- BMF-219 is the first menin inhibitor to reach the clinic for type 2 diabetes. The Phase II portion of COVALENT-111 is designed to examine the capacity of BMF-219 to provide long-term glycemic control by restoring the patient’s pool of beta cells
- Beta cell loss is a critical component of the etiology and pathogenesis of type 1 and type 2 diabetes; menin is thought to function as the brakes on beta cell recovery in the pancreas. BMF-219 was designed to specifically inhibit menin. Preclinical studies have shown the potential of BMF-219 to restore functional beta cells
- The Phase I portion of COVALENT-111 in healthy volunteers is now completed and was designed to assess safety, tolerability, and pharmacokinetics; BMF-219 was well tolerated and showed a favorable PK and PD profile
- The study is ongoing following clearance of the CTA by Health Canada; alignment has been reached with the FDA on the contents of the IND, filing is on track for Q4 to support expansion of COVALENT-111 to U.S. sites, subject to FDA clearance
- Initial data from the Phase II portion of the study is expected in the first half of 2023
REDWOOD CITY, Calif., Oct. 31, 2022 (GLOBE NEWSWIRE) -- Biomea Fusion, Inc. (“Biomea”) (Nasdaq: BMEA), a clinical-stage biopharmaceutical company dedicated to discovering and developing novel covalent small molecules to treat and improve the lives of patients with genetically defined cancers and metabolic diseases, today announced the dosing of the first patient with type 2 diabetes in the Phase II portion of COVALENT-111, a Phase I/II clinical trial underway in Canada. Biomea has completed the Phase I portion of the trial in healthy volunteers.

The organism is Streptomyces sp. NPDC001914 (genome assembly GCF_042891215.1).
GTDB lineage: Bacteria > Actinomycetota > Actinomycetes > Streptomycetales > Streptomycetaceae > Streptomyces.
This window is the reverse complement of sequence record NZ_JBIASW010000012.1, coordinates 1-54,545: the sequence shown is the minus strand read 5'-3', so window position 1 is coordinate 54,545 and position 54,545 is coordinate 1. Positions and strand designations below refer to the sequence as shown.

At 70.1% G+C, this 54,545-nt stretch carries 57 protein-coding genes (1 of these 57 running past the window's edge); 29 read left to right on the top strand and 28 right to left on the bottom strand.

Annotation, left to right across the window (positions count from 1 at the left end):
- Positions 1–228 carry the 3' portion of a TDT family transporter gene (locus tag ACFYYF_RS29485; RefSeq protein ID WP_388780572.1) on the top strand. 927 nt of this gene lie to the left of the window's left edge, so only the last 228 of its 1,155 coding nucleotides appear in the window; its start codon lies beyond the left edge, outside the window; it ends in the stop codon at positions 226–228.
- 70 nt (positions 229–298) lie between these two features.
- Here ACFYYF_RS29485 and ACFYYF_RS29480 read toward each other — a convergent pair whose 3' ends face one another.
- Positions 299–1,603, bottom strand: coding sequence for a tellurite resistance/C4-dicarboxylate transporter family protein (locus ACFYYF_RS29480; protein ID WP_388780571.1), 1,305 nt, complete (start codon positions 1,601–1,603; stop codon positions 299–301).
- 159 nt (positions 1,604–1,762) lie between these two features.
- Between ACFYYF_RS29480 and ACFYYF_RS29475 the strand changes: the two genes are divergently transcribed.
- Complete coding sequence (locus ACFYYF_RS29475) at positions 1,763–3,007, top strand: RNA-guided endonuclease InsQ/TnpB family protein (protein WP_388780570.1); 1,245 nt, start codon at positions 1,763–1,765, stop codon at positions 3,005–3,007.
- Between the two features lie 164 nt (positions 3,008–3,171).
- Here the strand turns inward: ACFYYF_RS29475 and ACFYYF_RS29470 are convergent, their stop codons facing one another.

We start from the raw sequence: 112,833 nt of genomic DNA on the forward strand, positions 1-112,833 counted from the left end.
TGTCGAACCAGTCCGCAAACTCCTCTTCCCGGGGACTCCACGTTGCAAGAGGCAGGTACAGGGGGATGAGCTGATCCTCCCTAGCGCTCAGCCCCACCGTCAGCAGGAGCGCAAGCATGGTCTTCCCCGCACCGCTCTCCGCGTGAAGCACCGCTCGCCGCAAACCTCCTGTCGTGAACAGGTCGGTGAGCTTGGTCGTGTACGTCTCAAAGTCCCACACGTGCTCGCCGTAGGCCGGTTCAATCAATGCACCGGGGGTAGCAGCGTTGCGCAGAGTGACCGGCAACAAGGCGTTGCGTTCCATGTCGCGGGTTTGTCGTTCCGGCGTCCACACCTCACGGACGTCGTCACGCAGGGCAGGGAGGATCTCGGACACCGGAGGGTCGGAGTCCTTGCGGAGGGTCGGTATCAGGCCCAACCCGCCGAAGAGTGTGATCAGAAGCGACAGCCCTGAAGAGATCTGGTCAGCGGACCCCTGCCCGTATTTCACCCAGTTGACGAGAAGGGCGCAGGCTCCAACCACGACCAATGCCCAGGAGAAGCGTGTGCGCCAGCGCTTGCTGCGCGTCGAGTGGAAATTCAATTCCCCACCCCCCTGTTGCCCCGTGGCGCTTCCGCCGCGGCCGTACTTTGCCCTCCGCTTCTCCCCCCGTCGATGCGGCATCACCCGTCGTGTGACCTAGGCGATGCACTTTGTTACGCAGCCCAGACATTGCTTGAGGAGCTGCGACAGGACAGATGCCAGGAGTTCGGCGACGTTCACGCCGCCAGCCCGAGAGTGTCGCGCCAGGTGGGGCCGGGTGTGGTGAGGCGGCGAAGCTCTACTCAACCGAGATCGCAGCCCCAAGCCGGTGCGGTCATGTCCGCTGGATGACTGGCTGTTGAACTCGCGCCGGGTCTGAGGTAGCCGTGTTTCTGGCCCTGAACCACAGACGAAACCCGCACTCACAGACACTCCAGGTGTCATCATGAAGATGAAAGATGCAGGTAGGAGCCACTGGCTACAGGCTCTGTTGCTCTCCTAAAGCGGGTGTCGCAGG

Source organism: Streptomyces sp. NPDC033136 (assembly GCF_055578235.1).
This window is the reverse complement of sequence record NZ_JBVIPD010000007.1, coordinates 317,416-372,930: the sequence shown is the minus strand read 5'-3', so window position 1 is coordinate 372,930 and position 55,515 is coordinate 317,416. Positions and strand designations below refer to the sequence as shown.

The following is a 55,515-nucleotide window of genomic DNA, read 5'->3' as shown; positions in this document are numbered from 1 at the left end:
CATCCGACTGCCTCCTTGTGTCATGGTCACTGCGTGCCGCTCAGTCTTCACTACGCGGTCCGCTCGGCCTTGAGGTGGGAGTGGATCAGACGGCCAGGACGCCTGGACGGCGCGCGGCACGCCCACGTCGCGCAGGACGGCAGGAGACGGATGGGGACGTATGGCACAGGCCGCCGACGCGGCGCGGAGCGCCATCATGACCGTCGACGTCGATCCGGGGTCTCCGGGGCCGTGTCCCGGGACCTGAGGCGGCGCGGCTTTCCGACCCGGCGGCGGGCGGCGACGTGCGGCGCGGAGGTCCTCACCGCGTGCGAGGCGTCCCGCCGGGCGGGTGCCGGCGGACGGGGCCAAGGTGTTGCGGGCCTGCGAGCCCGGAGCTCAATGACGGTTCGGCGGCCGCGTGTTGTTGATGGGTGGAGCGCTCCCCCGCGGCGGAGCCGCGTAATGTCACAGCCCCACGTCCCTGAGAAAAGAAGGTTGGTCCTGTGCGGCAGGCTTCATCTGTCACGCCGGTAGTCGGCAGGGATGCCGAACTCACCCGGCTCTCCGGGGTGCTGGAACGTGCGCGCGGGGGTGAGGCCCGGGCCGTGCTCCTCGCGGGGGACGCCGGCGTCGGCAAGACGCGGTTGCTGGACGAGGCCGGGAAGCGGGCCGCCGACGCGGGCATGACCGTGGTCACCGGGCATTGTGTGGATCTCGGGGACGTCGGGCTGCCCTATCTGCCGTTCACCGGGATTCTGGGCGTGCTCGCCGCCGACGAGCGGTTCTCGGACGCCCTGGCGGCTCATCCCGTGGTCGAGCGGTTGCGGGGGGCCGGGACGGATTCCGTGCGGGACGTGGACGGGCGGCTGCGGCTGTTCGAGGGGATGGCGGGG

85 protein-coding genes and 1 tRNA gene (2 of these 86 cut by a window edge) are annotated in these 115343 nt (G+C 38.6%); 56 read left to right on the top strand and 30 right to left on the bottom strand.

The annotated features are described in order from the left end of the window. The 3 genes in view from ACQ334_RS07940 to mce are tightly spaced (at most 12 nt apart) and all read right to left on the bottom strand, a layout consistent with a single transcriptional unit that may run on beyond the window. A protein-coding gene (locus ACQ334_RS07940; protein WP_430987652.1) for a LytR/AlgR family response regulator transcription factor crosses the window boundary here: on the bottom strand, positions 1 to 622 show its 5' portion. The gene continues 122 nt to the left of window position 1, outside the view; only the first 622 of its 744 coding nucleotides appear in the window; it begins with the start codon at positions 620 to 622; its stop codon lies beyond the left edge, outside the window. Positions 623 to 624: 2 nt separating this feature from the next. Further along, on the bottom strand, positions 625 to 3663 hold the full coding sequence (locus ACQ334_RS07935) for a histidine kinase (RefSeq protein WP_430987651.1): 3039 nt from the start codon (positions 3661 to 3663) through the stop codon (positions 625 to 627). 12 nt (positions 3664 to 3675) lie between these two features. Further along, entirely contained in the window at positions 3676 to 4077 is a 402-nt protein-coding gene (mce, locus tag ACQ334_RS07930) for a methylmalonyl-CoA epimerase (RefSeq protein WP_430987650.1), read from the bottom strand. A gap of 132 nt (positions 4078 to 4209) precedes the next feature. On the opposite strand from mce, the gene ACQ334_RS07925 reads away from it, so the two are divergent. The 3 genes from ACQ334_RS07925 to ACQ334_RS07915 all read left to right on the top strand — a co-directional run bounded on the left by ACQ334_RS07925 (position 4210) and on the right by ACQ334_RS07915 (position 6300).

“With the dosing of our first patient with BMF-219, we have reached an important milestone for the nearly 500 million patients worldwide with type 2 diabetes. We are pursuing BMF-219 with the aim to cure this disease. Beta cell preservation, reactivation and regeneration are the core components in providing diabetes patients with long term benefit,” stated Thomas Butler, Biomea Fusion’s Chief Executive Officer and Chairman of the Board. “The burden of diabetes is rapidly increasing, and we are faced with a global unmet need for treatments with novel mechanisms of action. With BMF-219, a potentially first-in-class, covalent menin inhibitor, we are aiming to address and reverse the root cause of this epidemic.”
Mr. Butler continued, “We leveraged an opportunity to begin clinical development earlier by initiating the COVALENT-111 study in Canada. With the completion of the Phase I portion in healthy volunteers, we have now swiftly progressed to dosing type 2 diabetes patients in the Phase II. In the meantime, we have been in active discussions with the FDA and plan to file an IND before the end of the year. We expect to report initial Phase II data in the first half of 2023.”